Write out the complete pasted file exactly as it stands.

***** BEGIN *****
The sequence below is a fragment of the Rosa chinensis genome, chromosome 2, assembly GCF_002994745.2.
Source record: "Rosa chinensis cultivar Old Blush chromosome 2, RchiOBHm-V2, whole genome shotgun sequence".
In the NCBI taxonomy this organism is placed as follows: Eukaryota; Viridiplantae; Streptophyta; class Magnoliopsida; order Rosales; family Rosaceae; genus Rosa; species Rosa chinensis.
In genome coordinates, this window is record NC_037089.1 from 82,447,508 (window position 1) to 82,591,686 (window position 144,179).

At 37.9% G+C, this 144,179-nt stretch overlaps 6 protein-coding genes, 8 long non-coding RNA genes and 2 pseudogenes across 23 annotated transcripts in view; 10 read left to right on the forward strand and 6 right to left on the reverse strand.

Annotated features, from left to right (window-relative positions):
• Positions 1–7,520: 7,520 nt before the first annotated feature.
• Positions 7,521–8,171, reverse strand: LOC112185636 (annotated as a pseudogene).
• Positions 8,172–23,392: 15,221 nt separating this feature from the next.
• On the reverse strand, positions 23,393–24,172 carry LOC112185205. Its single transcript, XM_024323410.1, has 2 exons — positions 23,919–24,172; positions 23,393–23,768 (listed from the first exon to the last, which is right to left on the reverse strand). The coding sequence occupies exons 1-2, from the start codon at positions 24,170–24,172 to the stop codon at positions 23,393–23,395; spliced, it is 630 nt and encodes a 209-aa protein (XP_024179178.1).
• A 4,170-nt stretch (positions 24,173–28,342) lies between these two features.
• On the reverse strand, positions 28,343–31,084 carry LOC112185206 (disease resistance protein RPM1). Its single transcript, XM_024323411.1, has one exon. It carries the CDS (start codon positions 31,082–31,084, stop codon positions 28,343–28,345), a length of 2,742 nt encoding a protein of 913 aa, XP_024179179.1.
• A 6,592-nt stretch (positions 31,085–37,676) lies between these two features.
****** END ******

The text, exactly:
The sequence below is a fragment of the Rosa chinensis genome, chromosome 2, assembly GCF_002994745.2.
Source record: "Rosa chinensis cultivar Old Blush chromosome 2, RchiOBHm-V2, whole genome shotgun sequence".
In the NCBI taxonomy this organism is placed as follows: Eukaryota; Viridiplantae; Streptophyta; class Magnoliopsida; order Rosales; family Rosaceae; genus Rosa; species Rosa chinensis.
In genome coordinates, this window is record NC_037089.1 from 82,447,508 (window position 1) to 82,591,686 (window position 144,179).

At 37.9% G+C, this 144,179-nt stretch overlaps 6 protein-coding genes, 8 long non-coding RNA genes and 2 pseudogenes across 23 annotated transcripts in view; 10 read left to right on the forward strand and 6 right to left on the reverse strand.

Annotated features, from left to right (window-relative positions):
• Positions 1–7,520: 7,520 nt before the first annotated feature.
• Positions 7,521–8,171, reverse strand: LOC112185636 (annotated as a pseudogene).
• Positions 8,172–23,392: 15,221 nt separating this feature from the next.
• On the reverse strand, positions 23,393–24,172 carry LOC112185205. Its single transcript, XM_024323410.1, has 2 exons — positions 23,919–24,172; positions 23,393–23,768 (listed from the first exon to the last, which is right to left on the reverse strand). The coding sequence occupies exons 1-2, from the start codon at positions 24,170–24,172 to the stop codon at positions 23,393–23,395; spliced, it is 630 nt and encodes a 209-aa protein (XP_024179178.1).
• A 4,170-nt stretch (positions 24,173–28,342) lies between these two features.
• On the reverse strand, positions 28,343–31,084 carry LOC112185206 (disease resistance protein RPM1). Its single transcript, XM_024323411.1, has one exon. It carries the CDS (start codon positions 31,082–31,084, stop codon positions 28,343–28,345), a length of 2,742 nt encoding a protein of 913 aa, XP_024179179.1.
• A 6,592-nt stretch (positions 31,085–37,676) lies between these two features.